Will Weak Jobs Growth Keep Canadian Interest Rates Lower?

Posted on 14th August 2014
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In an effort to help kick-start the Canadian economy after it dipped into a recession in 2009, the Bank of Canada artificially lowered its overnight lending rate. By lowering the lending rate, the Bank of Canada was hoping banks would lend more money to businesses and people.

And for the most part, it worked, according to the experts at Canadalend.com ; Canada avoided the same kind of crippling recession to hit the United States and many other major global economies. However, the Canadian economy has not rebounded as quickly as many had hoped.

As a result, the Bank of Canada has held its key interest rate at one percent since September 2010; Canadian interest rates have actually been at or near zero for 68 months. The central bank signalled it wouldn’t start to raise rates until the Canadian economy was on sustainable footing.

Most didn’t think that would happen until mid-2015. This is good news for first-time home buyers or those looking to take out a second or third mortgage because the overnight lending rate impacts the rate banks offer to borrowers for loans, mortgages, and savings.

But recent economic data suggests the Canadian economy is struggling more than people thought, and it’s quite possible the Bank of Canada will not raise interest rates until mid-2016.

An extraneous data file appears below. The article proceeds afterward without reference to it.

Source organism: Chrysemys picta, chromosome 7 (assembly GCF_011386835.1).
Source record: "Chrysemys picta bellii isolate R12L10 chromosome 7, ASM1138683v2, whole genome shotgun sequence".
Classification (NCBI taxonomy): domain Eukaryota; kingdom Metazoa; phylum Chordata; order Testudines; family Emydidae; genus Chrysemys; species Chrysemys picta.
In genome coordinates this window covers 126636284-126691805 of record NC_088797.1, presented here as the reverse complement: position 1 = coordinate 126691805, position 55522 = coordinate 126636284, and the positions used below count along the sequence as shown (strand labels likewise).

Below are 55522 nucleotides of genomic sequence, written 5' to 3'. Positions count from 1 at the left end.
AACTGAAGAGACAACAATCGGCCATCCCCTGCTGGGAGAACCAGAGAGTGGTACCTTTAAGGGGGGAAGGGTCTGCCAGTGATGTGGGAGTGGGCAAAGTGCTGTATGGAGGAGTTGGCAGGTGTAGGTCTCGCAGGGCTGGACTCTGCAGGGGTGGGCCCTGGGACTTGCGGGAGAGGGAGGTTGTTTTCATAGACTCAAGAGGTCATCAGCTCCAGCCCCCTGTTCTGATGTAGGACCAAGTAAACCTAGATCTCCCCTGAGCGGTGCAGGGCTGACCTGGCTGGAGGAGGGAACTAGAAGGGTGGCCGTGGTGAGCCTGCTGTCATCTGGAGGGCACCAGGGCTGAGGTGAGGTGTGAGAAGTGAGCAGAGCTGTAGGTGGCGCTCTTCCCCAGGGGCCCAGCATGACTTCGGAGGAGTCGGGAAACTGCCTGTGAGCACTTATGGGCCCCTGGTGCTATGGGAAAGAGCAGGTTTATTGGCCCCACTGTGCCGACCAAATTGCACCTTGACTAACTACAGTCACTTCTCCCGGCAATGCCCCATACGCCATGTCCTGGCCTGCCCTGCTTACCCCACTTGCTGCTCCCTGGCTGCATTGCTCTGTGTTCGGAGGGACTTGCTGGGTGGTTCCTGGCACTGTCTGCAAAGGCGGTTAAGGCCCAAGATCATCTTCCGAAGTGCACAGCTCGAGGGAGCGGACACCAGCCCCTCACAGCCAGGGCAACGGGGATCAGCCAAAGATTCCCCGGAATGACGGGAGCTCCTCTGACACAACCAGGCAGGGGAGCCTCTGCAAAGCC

In July, Statistics Canada tallied the addition of just 200 jobs to the economy, far fewer than predicted; analysts were expecting a gain of 25,400 after posting a loss of 9,400 in June. The poor hiring numbers mean the Bank of Canada have little choice but to keep ultra-low borrowing costs near record lows deep into next year—and according to some, maybe even beyond. (Source: Carmichael, K., “Surprisingly negative jobs report supports low-rate stance,” The Globe and Mail ,August 8, 2014; www.theglobeandmail.com/report-on-business/economy/unemployment-rate-falls-to-7-per-cent-despite-minor-jobs-gain/article19967683/.)

When it comes to getting buying your first home, the ultra-low interest rate environment is welcome news. That’s because the more your mortgage costs, the less affordable it is to buy a home. Lower interest rates also free up capital that can be put to better use elsewhere.

Today, five-year fixed-rate mortgages are available in the 2.99% range. Five-year variable-rate mortgages are available in the 2.40% range.

The recent jobs data continues to point to a struggling economy. For potential home buyers, it looks like fixed and variable interest rates are going to stay low for the foreseeable future.

If you’re interested in seeing what kind of mortgage you qualify for, contact the independent, licensed mortgage experts at Canadalend.com. Not only will we help you get pre-approved in 24-hours or less, but we’ll also draw from hundreds of banks and lenders to ensure you get the mortgage best suited to meet all your needs.